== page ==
Oneida Casino has reopened its Wisconsin complex following recent fatal shootings there. But there could be a longer-term emotional impact on employees and others from the trauma, warns a UNLV psychologist.
“At the Oneida complex, there very well may be an acute stress response that will look like an early kind of posttraumatic stress disorder (PTSD), especially for those who were present during the shooting,” Stephen Benning told Casino.org.
The Oneida Nation immediately made counselors available to workers who are trying to cope with the May 1 incident at the tribal property. Oneida Nation Chairman Tehassi Hill told WLUK, a local TV station, they are taking a balanced approach to employees and the wider community, by taking care of physical, emotional, and spiritual health.
Such a pre-emptive effort was praised by Benning.
“It would be most helpful for the Oneida casino operations to provide access to psychological first aid providers for their employees,” Benning said.
The shooter was an ex-employee who returned to his former workplace. By the time the incident was over, two workers were dead and a third person was seriously injured. The shooter was killed by police.
“A few days after a shooting like the one in Wisconsin, psychological first aid promotes contact and engagement with people so they don’t feel isolated, [and can] gather information and current needs and concerns, provide practical assistance to help employees know what to do, connect people with social supports in their lives, give information about typical reactions to traumatic stress, and link survivors with services they may need,” Benning explained.
Not One Size Fits All Healing Process
Such a healing approach should be provided in a “modular format” to tailor “the intervention to what a particular employee needs at the time. It is not a blanket one-size-fits-all approach,” Benning said.
It does not require people who were at the scene to talk through what happened to them during the shooting, Benning adds.
“To the extent that people have trouble processing the shooting, their acute stress might develop into posttraumatic stress disorder, in which they experience intrusive memories or sensations about the trauma, avoid reminders of the trauma, develop negative beliefs about themselves or negative moods, and have alterations in their levels of arousal and concentration,” Benning said.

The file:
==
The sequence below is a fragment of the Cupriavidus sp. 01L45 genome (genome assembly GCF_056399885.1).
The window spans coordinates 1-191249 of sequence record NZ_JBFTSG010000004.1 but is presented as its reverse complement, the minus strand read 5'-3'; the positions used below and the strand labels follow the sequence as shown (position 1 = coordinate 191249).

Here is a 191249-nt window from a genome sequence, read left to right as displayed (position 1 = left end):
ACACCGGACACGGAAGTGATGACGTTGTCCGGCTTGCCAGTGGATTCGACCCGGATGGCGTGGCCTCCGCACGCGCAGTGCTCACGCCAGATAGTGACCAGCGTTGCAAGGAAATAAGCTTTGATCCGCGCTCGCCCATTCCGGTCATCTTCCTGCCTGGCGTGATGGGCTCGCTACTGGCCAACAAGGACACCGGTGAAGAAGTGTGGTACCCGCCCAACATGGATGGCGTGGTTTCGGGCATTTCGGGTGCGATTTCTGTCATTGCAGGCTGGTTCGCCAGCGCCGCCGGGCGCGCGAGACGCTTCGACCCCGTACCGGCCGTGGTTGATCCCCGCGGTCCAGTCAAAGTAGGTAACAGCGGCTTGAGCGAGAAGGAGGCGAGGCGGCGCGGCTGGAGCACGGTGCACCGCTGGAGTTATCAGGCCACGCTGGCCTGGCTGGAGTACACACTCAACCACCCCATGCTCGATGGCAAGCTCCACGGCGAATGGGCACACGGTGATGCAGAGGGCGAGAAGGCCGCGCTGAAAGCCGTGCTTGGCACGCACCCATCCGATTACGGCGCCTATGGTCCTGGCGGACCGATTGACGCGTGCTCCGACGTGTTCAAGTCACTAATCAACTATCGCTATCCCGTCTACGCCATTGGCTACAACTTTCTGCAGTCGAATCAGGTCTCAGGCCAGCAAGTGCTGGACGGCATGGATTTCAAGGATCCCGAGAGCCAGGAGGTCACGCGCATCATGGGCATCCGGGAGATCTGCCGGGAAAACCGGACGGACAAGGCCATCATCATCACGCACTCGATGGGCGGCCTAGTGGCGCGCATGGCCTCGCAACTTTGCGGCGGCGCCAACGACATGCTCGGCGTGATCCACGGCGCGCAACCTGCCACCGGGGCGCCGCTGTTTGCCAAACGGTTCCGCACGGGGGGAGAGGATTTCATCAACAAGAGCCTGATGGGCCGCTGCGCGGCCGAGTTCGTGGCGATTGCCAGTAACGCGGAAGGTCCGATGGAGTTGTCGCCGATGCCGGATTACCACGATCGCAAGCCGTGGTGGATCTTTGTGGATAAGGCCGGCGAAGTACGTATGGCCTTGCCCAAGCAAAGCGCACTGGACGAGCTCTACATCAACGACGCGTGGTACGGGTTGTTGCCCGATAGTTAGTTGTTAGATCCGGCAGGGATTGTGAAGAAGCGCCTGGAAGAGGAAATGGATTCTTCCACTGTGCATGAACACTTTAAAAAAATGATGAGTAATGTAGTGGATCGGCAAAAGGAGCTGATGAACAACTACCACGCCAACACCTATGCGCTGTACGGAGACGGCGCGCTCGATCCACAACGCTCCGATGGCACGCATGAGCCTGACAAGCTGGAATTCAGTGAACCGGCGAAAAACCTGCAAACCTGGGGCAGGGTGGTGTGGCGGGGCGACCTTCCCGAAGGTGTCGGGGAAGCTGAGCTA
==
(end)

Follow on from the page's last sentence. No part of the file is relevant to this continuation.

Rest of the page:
Comparison With Mandalay Bay
Based on his study of the Oct. 1 2017 mass shooting at Mandalay Bay on the Las Vegas Strip, only about half of the people who were present would be expected to have that level of posttraumatic stress a month and a half afterward. It declines to about one in five people experiencing that level of posttraumatic stress a year afterward, Benning said.
Many were killed and several hundred injured in the Mandalay Bay shooting. There were tens of thousands of potential targets at the concert.
“The scale of the Mandalay Bay shooting was greater than that in Oneida…. The safety of the broader community may have felt more at risk,” Benning said.
“It was also not an incident perpetrated by a former employee of Mandalay Bay, so it felt more senseless, and people still have no clear motive about why that shooting occurred to help them close the story of that incident,” Benning added.
He advises those showing some traumatic stress symptoms and who may feel “substantially distressed or impaired in their ability to function in their interpersonal or work lives” to seek professional help.
“Psychological first aid may be most strongly indicated now,” Benning said.
He further recommends providing skills for psychological recovery. Especially for those “who feel like they need some help coping with the effects of the trauma.
“That method will give them specific skills to promote problem-solving skills, engage in positive activities, manage their reactions, adopt helpful thought patterns, and rebuild healthy social connections.”
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